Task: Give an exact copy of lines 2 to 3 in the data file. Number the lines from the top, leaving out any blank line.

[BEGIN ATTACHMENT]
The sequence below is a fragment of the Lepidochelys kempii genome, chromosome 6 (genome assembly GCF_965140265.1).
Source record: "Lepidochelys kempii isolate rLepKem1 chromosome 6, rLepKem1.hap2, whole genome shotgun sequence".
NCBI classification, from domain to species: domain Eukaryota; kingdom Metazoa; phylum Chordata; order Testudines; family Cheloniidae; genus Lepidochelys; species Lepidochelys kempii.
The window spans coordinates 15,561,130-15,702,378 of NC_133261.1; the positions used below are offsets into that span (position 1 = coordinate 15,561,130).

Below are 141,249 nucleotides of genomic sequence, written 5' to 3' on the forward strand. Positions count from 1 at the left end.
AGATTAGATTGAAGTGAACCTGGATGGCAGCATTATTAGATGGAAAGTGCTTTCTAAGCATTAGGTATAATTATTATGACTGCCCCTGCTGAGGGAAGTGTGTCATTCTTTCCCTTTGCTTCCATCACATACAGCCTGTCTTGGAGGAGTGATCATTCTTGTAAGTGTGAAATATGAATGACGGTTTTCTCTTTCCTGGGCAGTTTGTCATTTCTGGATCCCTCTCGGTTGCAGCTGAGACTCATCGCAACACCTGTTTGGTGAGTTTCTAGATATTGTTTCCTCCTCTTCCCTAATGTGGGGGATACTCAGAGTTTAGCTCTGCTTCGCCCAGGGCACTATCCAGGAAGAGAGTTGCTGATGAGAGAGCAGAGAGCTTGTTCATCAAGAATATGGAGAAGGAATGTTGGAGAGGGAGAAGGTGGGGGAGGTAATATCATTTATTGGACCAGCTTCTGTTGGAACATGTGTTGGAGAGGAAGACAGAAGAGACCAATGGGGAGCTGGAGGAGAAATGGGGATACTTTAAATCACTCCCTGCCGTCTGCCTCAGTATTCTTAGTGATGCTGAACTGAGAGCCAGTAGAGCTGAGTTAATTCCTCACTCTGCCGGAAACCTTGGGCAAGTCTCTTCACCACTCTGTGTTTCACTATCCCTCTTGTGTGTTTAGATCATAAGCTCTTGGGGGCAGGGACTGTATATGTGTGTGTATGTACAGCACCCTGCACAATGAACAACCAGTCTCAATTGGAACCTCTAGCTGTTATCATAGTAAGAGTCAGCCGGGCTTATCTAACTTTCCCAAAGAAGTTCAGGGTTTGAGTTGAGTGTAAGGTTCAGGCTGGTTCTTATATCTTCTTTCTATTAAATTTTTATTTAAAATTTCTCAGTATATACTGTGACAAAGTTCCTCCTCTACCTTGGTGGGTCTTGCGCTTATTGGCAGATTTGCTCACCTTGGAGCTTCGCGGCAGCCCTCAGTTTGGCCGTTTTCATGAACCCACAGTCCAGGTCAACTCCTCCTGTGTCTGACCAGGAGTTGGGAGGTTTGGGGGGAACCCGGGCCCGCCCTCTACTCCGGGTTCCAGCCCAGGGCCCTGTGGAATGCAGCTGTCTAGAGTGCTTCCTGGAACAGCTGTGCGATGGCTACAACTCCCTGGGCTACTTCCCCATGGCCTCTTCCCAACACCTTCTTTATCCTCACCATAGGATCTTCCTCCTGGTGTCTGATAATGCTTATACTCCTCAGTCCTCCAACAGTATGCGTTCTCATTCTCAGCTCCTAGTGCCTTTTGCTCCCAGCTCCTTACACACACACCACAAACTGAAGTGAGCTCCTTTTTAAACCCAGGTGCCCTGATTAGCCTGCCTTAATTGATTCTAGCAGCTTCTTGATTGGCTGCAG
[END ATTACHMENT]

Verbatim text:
Source record: "Lepidochelys kempii isolate rLepKem1 chromosome 6, rLepKem1.hap2, whole genome shotgun sequence".
NCBI classification, from domain to species: domain Eukaryota; kingdom Metazoa; phylum Chordata; order Testudines; family Cheloniidae; genus Lepidochelys; species Lepidochelys kempii.